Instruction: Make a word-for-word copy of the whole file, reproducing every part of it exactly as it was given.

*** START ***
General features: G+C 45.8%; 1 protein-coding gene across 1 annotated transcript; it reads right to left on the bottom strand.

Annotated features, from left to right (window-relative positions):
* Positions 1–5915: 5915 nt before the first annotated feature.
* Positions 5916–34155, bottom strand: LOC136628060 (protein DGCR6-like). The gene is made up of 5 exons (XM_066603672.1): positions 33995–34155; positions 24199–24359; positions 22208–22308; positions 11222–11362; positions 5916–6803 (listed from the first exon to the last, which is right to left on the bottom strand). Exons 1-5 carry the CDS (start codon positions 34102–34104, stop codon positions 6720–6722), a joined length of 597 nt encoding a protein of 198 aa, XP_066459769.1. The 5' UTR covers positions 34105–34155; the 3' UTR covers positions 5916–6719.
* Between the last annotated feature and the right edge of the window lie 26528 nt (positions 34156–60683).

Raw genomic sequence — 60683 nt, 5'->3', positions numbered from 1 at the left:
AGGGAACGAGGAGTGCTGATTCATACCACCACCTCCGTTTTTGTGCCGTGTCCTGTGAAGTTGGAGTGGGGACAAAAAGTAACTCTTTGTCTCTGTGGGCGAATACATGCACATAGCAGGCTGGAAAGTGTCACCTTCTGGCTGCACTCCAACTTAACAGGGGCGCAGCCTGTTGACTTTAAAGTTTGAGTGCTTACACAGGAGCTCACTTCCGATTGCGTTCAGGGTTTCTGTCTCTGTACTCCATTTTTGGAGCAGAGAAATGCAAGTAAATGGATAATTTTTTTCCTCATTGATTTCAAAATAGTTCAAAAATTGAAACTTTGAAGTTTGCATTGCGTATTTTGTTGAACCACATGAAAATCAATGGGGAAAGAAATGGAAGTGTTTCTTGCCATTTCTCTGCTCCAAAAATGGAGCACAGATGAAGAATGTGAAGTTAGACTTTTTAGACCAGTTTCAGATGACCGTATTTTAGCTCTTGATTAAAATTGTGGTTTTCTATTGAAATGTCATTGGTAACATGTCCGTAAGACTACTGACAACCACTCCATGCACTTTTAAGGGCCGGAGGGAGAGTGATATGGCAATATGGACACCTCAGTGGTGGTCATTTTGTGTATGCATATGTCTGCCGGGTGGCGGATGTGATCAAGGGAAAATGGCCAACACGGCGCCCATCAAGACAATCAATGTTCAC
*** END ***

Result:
General features: G+C 45.8%; 1 protein-coding gene across 1 annotated transcript; it reads right to left on the bottom strand.

Annotated features, from left to right (window-relative positions):
* Positions 1–5915: 5915 nt before the first annotated feature.
* Positions 5916–34155, bottom strand: LOC136628060 (protein DGCR6-like). The gene is made up of 5 exons (XM_066603672.1): positions 33995–34155; positions 24199–24359; positions 22208–22308; positions 11222–11362; positions 5916–6803 (listed from the first exon to the last, which is right to left on the bottom strand). Exons 1-5 carry the CDS (start codon positions 34102–34104, stop codon positions 6720–6722), a joined length of 597 nt encoding a protein of 198 aa, XP_066459769.1. The 5' UTR covers positions 34105–34155; the 3' UTR covers positions 5916–6719.
* Between the last annotated feature and the right edge of the window lie 26528 nt (positions 34156–60683).

Raw genomic sequence — 60683 nt, 5'->3', positions numbered from 1 at the left:
AGGGAACGAGGAGTGCTGATTCATACCACCACCTCCGTTTTTGTGCCGTGTCCTGTGAAGTTGGAGTGGGGACAAAAAGTAACTCTTTGTCTCTGTGGGCGAATACATGCACATAGCAGGCTGGAAAGTGTCACCTTCTGGCTGCACTCCAACTTAACAGGGGCGCAGCCTGTTGACTTTAAAGTTTGAGTGCTTACACAGGAGCTCACTTCCGATTGCGTTCAGGGTTTCTGTCTCTGTACTCCATTTTTGGAGCAGAGAAATGCAAGTAAATGGATAATTTTTTTCCTCATTGATTTCAAAATAGTTCAAAAATTGAAACTTTGAAGTTTGCATTGCGTATTTTGTTGAACCACATGAAAATCAATGGGGAAAGAAATGGAAGTGTTTCTTGCCATTTCTCTGCTCCAAAAATGGAGCACAGATGAAGAATGTGAAGTTAGACTTTTTAGACCAGTTTCAGATGACCGTATTTTAGCTCTTGATTAAAATTGTGGTTTTCTATTGAAATGTCATTGGTAACATGTCCGTAAGACTACTGACAACCACTCCATGCACTTTTAAGGGCCGGAGGGAGAGTGATATGGCAATATGGACACCTCAGTGGTGGTCATTTTGTGTATGCATATGTCTGCCGGGTGGCGGATGTGATCAAGGGAAAATGGCCAACACGGCGCCCATCAAGACAATCAATGTTCAC